Victims of various republican atrocities have given a sceptical reaction to Martin McGuinness’ calls for an inquiry into the Real IRA bombing of Omagh.
The Deputy First Minister criticised this week’s decision by Secretary of State Theresa Villiers not to hold a public inquiry into the 1998 attack, which claimed 29 lives.
Speaking from New York on Thursday, Mr McGuinness said: “I think it’s a mistake. I think Theresa Villiers has closed down a demand that the families have had for many years, and a real hope that the families have had that they would get a proper investigation into what happened at that time.”
Colin Worton, whose brother Kenneth was murdered in the Kingsmills massacre in 1976, welcomed Mr McGuinness’ inquiry call.
“But there should be an independent inquiry into Kingsmills too,” he said.
“The Historical Enquiries Team said the IRA did it – but Sinn Fein refuses to admit it. And Martin McGuinness refused to give evidence to the Saville inquiry due to his IRA code of silence; he has more faces than the Albert Clock.”
Stephen Gault, whose father Samuel was murdered in the IRA Enniskillen bombing in 1987, said he was fully behind the Omagh families.
“But I find comments made by Martin McGuinness sickening,” he said. “It is the belief of many people that Martin McGuinness and other senior republicans have knowledge of Enniskillen and they are refusing to come forward about it.”
Julie Hambleton’s sister Maxine was killed by the IRA in bombings in Birmingham which killed 21 people in 1974.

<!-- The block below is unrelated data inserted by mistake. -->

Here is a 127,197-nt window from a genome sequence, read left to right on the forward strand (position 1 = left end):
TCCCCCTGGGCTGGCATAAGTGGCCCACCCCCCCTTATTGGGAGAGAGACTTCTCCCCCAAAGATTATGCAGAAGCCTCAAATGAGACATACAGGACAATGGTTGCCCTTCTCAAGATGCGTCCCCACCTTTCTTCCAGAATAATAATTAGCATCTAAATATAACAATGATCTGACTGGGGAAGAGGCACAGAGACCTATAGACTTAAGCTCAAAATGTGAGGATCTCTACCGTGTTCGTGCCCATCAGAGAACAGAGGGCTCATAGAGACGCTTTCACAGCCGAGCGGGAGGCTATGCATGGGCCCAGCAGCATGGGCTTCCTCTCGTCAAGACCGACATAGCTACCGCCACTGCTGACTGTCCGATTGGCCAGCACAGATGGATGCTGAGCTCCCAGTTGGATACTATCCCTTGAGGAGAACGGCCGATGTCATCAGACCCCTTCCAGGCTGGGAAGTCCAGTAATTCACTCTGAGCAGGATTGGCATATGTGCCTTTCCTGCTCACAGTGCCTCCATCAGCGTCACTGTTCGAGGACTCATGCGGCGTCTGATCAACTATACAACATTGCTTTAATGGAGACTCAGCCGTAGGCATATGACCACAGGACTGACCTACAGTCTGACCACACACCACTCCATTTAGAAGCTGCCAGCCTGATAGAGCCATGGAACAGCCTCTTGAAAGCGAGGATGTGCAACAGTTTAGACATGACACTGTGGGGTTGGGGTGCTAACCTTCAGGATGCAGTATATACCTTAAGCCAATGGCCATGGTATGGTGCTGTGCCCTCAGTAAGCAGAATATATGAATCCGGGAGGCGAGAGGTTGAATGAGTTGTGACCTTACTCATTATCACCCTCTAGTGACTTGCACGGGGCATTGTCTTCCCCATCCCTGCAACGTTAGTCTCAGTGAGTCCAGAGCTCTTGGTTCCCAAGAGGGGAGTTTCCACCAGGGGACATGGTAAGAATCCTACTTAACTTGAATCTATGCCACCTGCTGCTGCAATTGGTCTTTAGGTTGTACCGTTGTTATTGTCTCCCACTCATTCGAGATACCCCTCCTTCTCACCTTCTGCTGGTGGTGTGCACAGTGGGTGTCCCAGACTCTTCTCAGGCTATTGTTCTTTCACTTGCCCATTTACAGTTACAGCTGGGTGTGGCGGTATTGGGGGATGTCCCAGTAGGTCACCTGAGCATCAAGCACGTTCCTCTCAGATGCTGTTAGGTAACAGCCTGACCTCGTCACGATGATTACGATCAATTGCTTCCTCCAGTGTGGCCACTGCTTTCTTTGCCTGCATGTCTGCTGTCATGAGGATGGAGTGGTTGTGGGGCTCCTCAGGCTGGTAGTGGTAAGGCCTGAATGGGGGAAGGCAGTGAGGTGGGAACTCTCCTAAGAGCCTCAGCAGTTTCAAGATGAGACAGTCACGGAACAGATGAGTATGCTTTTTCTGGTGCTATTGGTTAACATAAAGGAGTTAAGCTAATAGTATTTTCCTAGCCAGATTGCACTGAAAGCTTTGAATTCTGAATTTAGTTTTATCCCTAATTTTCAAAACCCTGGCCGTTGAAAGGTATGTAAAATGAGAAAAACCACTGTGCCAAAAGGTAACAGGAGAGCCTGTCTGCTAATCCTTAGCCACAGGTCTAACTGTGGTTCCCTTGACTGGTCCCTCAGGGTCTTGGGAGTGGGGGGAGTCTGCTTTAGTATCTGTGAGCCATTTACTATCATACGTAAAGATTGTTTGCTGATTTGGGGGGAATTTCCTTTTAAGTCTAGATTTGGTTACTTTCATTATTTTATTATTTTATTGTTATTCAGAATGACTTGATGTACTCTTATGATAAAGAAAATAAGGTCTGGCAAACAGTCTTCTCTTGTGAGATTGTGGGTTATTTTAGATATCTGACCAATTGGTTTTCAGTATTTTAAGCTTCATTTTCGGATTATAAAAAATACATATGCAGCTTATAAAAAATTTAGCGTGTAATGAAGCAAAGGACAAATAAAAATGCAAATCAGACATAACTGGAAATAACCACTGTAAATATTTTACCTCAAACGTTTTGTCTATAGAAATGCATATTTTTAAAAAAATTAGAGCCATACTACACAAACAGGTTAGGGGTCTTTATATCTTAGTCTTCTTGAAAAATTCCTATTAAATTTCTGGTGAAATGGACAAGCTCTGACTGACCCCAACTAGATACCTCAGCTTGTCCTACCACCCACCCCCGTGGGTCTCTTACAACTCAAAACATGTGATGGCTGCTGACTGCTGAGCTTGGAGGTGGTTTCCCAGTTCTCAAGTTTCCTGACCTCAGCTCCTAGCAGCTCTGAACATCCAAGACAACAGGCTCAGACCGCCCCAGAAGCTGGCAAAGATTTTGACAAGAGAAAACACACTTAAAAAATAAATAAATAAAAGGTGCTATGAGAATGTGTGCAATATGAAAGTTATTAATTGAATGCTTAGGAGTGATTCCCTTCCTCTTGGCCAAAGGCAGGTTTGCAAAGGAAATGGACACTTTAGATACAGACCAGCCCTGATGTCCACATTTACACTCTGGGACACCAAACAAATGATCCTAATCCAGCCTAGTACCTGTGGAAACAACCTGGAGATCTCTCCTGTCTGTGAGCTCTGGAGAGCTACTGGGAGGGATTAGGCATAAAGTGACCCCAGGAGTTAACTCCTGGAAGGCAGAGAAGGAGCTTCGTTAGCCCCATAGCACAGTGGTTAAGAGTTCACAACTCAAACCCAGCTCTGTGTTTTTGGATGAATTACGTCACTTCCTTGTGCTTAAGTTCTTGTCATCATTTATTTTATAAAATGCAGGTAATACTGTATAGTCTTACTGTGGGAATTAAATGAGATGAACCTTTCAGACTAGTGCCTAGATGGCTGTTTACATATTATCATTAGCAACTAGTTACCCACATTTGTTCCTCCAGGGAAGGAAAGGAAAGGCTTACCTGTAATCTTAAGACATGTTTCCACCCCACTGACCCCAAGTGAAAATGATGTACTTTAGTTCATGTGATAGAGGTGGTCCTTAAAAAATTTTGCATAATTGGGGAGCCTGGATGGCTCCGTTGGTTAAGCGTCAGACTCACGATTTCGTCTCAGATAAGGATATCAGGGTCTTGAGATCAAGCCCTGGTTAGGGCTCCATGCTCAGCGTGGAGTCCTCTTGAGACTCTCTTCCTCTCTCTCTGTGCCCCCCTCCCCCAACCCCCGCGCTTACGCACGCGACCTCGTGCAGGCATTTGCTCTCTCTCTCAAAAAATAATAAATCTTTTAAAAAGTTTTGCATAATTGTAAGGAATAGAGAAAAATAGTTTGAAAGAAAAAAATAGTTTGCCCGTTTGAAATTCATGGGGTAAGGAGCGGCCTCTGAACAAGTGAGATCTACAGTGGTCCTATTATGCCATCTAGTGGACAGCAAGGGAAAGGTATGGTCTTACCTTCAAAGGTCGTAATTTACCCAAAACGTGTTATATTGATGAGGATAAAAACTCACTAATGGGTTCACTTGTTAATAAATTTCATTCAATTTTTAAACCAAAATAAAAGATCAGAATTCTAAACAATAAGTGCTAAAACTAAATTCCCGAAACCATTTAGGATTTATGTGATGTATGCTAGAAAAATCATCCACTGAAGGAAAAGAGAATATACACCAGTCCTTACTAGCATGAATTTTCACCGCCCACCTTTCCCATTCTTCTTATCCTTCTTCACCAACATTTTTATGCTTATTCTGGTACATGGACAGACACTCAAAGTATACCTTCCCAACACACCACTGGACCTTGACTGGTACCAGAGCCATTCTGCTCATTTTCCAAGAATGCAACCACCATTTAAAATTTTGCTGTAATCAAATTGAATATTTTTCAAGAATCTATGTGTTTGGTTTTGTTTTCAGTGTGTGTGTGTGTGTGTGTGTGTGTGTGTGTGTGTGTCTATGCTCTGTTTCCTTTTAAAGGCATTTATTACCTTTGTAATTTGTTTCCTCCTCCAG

“What a politician does for one group, he should apply the same time and effort for all other groups in similar circumstances,” she said.
“There should not be a hierarchy of victims or a hierarchy of justice.
“One of our supporters wrote to the DUP, PUP, Martin McGuinness and Gerry Adams eight months ago. All responded except for Mr McGuinness and Mr Adams.”
She also claimed that Mr McGuinness had blocked tweets from their campaign on Twitter.
Sinn Fein replied that Mr McGuinness receives hundreds of tweets a day and finds it difficult to tell which ones are genuine. A spokesman added: “If he has blocked a genuine group he has no difficulty unblocking it. Martin Guinness has also made it clear repeatedly that he has no difficulty in meeting with any group that wishes to have dialogue with him.”
Meanwhile, Mr McGuinness is to deliver the keynote speech at a Foundation for Peace event in Warrington next week – 20 years after an IRA bomb in the city claimed the lives of Tim Parry and Johnathan Ball.